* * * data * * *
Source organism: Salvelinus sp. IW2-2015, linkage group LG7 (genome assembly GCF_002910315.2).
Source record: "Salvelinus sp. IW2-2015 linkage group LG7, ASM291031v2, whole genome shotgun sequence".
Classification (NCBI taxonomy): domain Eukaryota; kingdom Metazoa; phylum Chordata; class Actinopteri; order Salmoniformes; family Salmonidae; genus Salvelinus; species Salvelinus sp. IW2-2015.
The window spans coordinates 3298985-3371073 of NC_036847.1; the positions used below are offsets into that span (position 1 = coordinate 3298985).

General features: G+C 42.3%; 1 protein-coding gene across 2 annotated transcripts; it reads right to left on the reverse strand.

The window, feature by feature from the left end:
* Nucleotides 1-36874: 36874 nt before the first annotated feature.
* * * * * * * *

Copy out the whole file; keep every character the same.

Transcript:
Source organism: Salvelinus sp. IW2-2015, linkage group LG7 (genome assembly GCF_002910315.2).
Source record: "Salvelinus sp. IW2-2015 linkage group LG7, ASM291031v2, whole genome shotgun sequence".
Classification (NCBI taxonomy): domain Eukaryota; kingdom Metazoa; phylum Chordata; class Actinopteri; order Salmoniformes; family Salmonidae; genus Salvelinus; species Salvelinus sp. IW2-2015.
The window spans coordinates 3298985-3371073 of NC_036847.1; the positions used below are offsets into that span (position 1 = coordinate 3298985).

General features: G+C 42.3%; 1 protein-coding gene across 2 annotated transcripts; it reads right to left on the reverse strand.

The window, feature by feature from the left end:
* Nucleotides 1-36874: 36874 nt before the first annotated feature.